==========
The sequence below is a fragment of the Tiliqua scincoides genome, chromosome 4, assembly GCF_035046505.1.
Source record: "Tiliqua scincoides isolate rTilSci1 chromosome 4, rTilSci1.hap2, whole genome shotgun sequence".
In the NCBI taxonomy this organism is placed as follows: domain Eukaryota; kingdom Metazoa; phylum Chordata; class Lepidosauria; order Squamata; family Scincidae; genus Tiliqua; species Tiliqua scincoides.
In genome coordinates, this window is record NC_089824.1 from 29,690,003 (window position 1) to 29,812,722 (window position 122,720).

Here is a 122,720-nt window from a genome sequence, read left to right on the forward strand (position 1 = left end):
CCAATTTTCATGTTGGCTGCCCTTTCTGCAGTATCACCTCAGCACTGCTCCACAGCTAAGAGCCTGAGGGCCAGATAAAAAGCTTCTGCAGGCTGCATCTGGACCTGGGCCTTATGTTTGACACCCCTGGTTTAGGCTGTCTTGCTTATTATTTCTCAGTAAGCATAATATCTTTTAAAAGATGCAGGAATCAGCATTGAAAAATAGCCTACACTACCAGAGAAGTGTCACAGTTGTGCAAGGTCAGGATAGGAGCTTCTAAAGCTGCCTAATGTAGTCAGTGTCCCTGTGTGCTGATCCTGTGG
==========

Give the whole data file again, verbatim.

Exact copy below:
The sequence below is a fragment of the Tiliqua scincoides genome, chromosome 4, assembly GCF_035046505.1.
Source record: "Tiliqua scincoides isolate rTilSci1 chromosome 4, rTilSci1.hap2, whole genome shotgun sequence".
In the NCBI taxonomy this organism is placed as follows: domain Eukaryota; kingdom Metazoa; phylum Chordata; class Lepidosauria; order Squamata; family Scincidae; genus Tiliqua; species Tiliqua scincoides.
In genome coordinates, this window is record NC_089824.1 from 29,690,003 (window position 1) to 29,812,722 (window position 122,720).

Here is a 122,720-nt window from a genome sequence, read left to right on the forward strand (position 1 = left end):
CCAATTTTCATGTTGGCTGCCCTTTCTGCAGTATCACCTCAGCACTGCTCCACAGCTAAGAGCCTGAGGGCCAGATAAAAAGCTTCTGCAGGCTGCATCTGGACCTGGGCCTTATGTTTGACACCCCTGGTTTAGGCTGTCTTGCTTATTATTTCTCAGTAAGCATAATATCTTTTAAAAGATGCAGGAATCAGCATTGAAAAATAGCCTACACTACCAGAGAAGTGTCACAGTTGTGCAAGGTCAGGATAGGAGCTTCTAAAGCTGCCTAATGTAGTCAGTGTCCCTGTGTGCTGATCCTGTGG